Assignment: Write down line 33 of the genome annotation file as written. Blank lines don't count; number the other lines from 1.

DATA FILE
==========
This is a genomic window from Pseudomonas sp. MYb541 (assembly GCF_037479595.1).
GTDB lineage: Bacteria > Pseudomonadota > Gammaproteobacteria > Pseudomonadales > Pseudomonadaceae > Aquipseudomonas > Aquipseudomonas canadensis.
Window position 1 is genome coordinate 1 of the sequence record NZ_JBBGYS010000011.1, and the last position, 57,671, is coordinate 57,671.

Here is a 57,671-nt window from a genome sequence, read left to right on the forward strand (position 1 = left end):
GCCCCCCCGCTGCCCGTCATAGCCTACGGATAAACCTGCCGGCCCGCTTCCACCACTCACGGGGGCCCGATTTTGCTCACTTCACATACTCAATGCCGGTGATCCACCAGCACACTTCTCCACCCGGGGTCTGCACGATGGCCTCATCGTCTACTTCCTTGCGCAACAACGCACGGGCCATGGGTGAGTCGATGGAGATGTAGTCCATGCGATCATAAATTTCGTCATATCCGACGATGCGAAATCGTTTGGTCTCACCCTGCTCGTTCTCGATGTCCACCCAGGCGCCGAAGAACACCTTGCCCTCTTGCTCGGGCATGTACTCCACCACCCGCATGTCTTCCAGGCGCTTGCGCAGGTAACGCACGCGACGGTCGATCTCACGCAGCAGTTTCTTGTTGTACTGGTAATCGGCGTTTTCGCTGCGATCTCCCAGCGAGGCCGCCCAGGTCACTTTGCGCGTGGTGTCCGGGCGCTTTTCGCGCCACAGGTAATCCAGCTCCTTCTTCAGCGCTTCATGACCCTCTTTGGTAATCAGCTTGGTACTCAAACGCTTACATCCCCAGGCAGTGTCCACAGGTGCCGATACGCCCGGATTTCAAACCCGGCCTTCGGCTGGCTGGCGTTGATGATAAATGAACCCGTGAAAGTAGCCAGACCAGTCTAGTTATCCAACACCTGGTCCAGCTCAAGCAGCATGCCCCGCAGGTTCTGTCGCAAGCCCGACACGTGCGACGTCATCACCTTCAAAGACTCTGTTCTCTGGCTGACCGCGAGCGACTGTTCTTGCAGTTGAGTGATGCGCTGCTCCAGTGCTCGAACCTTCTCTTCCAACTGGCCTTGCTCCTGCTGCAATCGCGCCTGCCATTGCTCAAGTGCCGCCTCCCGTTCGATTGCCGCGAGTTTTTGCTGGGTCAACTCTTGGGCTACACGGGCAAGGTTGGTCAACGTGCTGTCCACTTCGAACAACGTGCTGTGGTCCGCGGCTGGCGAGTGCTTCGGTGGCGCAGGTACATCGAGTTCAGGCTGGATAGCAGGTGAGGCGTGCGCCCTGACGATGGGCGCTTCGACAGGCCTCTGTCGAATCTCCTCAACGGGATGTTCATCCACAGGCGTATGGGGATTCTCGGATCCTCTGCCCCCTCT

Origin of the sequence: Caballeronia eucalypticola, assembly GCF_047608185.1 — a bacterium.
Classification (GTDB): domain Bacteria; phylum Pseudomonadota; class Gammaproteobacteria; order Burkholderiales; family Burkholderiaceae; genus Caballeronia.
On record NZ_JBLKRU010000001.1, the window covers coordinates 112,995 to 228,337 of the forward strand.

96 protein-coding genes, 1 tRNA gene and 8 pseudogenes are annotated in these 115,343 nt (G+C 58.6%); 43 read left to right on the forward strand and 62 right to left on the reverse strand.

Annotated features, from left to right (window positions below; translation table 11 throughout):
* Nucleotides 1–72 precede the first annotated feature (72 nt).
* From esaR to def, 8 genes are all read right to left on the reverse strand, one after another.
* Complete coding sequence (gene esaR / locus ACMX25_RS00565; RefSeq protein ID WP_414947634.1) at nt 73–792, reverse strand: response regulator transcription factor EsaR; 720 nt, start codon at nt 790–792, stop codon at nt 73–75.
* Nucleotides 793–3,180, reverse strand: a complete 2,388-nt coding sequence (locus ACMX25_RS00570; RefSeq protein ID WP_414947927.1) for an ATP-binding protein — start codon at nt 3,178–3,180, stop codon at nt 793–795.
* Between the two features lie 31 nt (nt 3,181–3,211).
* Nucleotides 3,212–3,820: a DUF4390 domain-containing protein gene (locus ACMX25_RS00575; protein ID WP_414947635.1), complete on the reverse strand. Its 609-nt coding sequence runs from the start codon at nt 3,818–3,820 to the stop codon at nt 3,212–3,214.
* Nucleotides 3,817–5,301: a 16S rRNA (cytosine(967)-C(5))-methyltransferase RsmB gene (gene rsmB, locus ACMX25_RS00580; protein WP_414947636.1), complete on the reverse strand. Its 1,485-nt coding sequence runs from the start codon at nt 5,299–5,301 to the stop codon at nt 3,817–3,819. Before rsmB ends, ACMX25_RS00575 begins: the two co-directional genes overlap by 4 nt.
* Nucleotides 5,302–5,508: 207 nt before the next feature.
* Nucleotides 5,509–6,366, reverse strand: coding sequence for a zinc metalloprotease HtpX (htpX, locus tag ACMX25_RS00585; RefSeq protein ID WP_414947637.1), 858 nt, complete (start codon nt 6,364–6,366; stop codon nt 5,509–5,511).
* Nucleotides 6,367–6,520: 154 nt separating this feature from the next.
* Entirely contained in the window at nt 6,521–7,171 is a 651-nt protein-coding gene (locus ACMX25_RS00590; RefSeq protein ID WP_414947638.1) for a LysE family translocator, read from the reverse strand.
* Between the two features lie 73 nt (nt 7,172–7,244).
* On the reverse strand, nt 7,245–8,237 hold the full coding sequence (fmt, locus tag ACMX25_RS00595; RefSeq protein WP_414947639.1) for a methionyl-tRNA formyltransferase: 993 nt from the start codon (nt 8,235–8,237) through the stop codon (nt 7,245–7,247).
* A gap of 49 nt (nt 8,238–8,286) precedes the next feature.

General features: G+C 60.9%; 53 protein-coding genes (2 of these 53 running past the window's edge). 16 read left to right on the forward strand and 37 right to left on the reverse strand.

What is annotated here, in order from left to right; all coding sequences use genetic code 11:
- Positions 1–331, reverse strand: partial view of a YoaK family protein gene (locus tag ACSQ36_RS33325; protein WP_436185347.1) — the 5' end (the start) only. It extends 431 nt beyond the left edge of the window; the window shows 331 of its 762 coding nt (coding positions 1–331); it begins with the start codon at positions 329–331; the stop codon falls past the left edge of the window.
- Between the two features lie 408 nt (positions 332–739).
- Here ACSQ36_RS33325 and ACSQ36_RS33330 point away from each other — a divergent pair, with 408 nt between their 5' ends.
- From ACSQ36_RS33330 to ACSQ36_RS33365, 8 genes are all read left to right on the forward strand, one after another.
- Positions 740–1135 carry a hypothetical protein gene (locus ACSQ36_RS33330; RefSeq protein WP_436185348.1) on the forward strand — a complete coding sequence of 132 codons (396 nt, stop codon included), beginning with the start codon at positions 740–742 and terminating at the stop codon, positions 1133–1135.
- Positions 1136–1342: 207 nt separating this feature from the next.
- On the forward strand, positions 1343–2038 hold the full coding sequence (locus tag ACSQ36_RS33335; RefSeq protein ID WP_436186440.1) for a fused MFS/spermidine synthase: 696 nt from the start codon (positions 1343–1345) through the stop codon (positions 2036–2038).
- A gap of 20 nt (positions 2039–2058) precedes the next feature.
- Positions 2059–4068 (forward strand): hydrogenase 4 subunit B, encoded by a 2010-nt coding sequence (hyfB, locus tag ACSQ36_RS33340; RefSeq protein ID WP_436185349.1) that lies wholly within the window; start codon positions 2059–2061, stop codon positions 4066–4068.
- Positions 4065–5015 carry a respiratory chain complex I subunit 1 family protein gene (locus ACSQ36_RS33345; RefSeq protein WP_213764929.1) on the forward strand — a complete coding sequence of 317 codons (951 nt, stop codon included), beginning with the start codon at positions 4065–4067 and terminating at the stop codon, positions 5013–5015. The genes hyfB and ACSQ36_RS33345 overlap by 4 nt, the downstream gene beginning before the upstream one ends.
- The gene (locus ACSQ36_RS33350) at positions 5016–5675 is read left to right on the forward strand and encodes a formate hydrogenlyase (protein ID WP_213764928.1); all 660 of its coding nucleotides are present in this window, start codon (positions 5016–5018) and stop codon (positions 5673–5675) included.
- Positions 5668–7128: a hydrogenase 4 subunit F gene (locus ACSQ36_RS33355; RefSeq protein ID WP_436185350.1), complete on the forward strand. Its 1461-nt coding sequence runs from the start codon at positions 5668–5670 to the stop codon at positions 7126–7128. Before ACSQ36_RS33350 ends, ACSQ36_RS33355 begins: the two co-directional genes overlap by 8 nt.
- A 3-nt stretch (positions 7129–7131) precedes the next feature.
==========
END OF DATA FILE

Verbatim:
- On the forward strand, positions 1343–2038 hold the full coding sequence (locus tag ACSQ36_RS33335; RefSeq protein ID WP_436186440.1) for a fused MFS/spermidine synthase: 696 nt from the start codon (positions 1343–1345) through the stop codon (positions 2036–2038).